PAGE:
- GDPR compliance is a moving target, but regulatory guidance is clarifying provisions in the law.
- GDPR served as a catalyst that kicked off a global wave of data protection regulations.
- Enforcement of GDPR is just beginning, with more fines likely to follow in 2020.
- Compliance with data protection regulations isn’t just a regulatory consideration; it builds brand loyalty and trust with your customers.
The European Union’s sweeping data privacy law, the General Data Protection Regulation (GDPR), sent many companies scrambling to come into compliance (or at least attempt to) prior to its implementation in May 2018. The EU law covered EU citizens’ data anywhere in the world, meaning companies globally would have to comply or face fines up to 20 million euro or 2% of their annual global turnover (or revenue) per violation, whichever is the greater amount.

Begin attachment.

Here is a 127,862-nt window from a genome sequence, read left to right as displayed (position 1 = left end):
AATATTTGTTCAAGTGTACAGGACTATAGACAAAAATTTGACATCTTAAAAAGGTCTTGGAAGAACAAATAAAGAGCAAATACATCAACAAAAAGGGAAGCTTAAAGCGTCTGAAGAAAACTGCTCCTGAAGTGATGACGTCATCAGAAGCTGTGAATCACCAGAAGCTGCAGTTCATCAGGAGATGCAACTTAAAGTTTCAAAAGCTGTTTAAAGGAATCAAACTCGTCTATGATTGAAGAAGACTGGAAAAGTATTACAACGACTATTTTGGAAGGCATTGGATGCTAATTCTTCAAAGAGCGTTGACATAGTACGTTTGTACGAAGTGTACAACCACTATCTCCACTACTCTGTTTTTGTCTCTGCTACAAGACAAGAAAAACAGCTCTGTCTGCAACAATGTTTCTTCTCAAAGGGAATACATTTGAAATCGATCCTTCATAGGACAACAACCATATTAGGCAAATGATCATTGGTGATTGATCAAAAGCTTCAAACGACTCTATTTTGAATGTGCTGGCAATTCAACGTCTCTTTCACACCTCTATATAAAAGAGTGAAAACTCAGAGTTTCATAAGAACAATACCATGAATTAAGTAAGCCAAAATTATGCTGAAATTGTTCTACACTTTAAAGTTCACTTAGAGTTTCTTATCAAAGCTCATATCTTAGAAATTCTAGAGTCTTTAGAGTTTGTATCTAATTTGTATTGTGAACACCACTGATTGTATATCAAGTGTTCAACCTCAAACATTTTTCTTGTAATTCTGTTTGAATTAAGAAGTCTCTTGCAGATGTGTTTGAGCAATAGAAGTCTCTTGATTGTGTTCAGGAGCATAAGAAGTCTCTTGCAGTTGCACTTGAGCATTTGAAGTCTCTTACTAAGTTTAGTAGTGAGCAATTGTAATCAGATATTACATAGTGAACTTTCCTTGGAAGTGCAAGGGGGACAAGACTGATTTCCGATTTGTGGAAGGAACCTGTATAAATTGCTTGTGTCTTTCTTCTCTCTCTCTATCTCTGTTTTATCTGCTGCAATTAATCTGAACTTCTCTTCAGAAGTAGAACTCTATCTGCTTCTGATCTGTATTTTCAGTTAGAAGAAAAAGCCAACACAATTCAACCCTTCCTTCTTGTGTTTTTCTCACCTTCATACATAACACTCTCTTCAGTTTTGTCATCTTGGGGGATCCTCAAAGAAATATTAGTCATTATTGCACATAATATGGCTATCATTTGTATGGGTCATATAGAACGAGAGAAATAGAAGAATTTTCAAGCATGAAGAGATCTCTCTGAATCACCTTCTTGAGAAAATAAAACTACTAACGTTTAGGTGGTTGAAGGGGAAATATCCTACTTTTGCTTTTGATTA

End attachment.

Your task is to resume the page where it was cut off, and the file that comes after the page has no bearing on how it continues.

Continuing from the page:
Among the rules the GDPR put into place for the “data controller” and “data processor” to follow were rights and freedoms granted to the data subject, or individual user. These include the user’s right to consent to data collection, the right of a user to request deletion of their data and the right of a user to access their data. Meaningfully responding to these rights meant many companies had to put in place systems and processes that previously did not exist. Moreover, unanswered questions about what, precisely, certain clauses in the law meant left some companies unsure if their efforts were in vain.
Now, more than a year after GDPR implementation, some things are clearer while other questions remain. What have businesses learned and what remains unclear? Most importantly, what can we expect from the GDPR supervisory authority bodies in 2020? And what does the rise of other data privacy laws, such as California’s Consumer Privacy Act (CCPA), mean for businesses?